Balkans regional cooperation

I moderated a panel of Balkans luminaries this week at the Bled Security Forum, an annual Slovenia-hosted gathering that this year devoted itself to the theme of “trust” (and distrust). For my panel of present and aspiring foreign ministers, the organizers posed the question of why regional cooperation in the Western Balkans (that means the six republics of what was once Yugoslavia, plus Kosovo and Albania) has generated such meager results. As Hoyt Yee, the lone American on the panel, noted, there is no lack of regional initiatives–one of his interns found upwards of 60 just searching online with Google.

Serbian deputy prime minister and foreign minister Ivica Dacic was first out of the gates with one answer that held up well during the rest of the 90-minute session, even if his Yugo-nostalgia for Tito missed the mark with the other participants. What is needed, he said, is political will and courage. Only those who have got it will be prepared to accept compromise, which involves getting half of what you don’t want along with half of what you do want. The Belgrade/Pristina dialogue, he suggested, achieved little until it was raised from the technical to the political level (which meant to him, as he was at the time prime minister). The European Union magnet is important:  the EU is more popular in the Balkans aspirants than it is in the member states.

Croatian Foreign Minister Vesna Pusic suggested a different answer. Trust is not really the issue, and political will isn’t necessarily lacking. But leaders in the Balkans are still working out what their national interests really are. Only once they they get a good fix on what will serve their countries well will they be able to negotiate effectively and work with their neighbors cooperatively, which is vital for all. She underlined that she had advocated regional cooperation before it was popular to do so. But capacity to understand and enunciate priorities is still lacking.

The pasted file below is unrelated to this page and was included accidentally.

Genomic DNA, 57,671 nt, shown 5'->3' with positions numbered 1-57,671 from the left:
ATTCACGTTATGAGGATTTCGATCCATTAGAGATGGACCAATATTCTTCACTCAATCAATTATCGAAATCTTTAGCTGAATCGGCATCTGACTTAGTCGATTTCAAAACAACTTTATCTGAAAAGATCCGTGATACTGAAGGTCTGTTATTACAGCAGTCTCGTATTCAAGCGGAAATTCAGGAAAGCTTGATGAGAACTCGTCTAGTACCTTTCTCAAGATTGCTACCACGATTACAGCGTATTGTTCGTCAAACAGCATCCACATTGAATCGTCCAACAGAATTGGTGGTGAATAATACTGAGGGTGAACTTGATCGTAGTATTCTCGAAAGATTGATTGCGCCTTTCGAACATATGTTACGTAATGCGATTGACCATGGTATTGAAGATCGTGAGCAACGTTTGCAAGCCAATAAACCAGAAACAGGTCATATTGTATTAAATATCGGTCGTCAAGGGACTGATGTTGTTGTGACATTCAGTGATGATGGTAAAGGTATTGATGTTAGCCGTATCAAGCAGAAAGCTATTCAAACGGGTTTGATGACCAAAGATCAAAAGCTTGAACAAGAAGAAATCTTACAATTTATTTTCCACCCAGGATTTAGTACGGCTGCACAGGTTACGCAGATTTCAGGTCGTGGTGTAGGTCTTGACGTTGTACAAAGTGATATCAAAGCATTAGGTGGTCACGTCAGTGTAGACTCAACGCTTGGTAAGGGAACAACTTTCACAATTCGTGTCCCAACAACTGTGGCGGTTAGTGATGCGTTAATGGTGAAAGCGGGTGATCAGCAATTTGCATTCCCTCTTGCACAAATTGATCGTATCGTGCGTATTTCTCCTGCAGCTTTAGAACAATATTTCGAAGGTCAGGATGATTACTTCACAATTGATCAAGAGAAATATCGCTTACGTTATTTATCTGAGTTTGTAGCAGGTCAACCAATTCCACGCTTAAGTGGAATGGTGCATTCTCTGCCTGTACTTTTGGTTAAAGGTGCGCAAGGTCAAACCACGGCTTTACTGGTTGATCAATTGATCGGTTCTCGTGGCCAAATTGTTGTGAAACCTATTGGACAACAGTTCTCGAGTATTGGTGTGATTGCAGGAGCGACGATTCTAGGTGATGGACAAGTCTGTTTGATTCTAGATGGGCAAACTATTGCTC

This is particularly difficult in a country like Bosnia and Herzegovina, Ana Trisic-Babic said, because of its internal divisions. Bosnia needs new political leadership and a new social contract. Reform is vital to grow the economy and raise GDP. How long will people continue to put it off? There was more trust before the Dayton agreement than right now. Bosnia needs EU candidate status, sooner rather than later.

Senator Benedetto della Vedova assured all concerned that the Italian EU presidency will try to accelerate EU membership for all Balkans countries. It was a mistake for the EU not to have integrated Yugoslavia in the 1980s. But now integration of the Western Balkans with the EU is clearly having a big, positive impact, for example on Serbia as well as Montenegro. It should be no more than 10 years before all the Balkans countries become members.

Marko Makovec*, foreign policy adviser to the Slovenian President, noted that at one time some in Slovenia wanted to leave the Balkans behind. That is no longer the case. Now the question is what Slovenia, which has been an EU member for 10 years, can do to help its southern neighbors. The Balkans are going to need more tools than the normal accession process offers. Montenegro’s EU accession negotiator Aleksandar Andrija Pejovic confirmed that he gets a lot of help from the neighbors, who compare notes often on the EU accession process.

Macedonian Foreign Minister Poposki noted that Skopje continues to prepare for EU accession, and to behave as if it is a NATO member, but is stalled in the formal processes of accession to both organizations because of the “name” issue. There is no lack of communication on the issues, especially with Germany and Greece. But so far there has been a failure to implement shared democratic principles in resolving the name issue.

Regional Cooperation Council Secretary General Goran Svilanovic, fresh from a Berlin meeting that underlined the importance of regional infrastructure projects, noted that the Balkans states are already heavily indebted. They need highways and railroads that interconnect them more tightly, but they will not be able to borrow to fund these projects. Working together, they will need to prioritize and seek EU funding.

Yee wrapped up with a further plea for prioritization. The United States is still engaged in the Balkans and wants Bosnia’s internal difficulties and the Macedonia name issue to be resolved with a sense of urgency. Balkans citizens going to fight in the Middle East are a new and important issue. So too is energy security. It is important that solutions be based on common principles and values. We have seen how important these are in the crisis in Ukraine, where the principle of territorial integrity has been violated. Where we can get common ownership of clear principles and values, that is where we can expect success.

*PS: This did not do justice to Marko Makovec presentation, the written version of which he has kindly provided. It is attached here.

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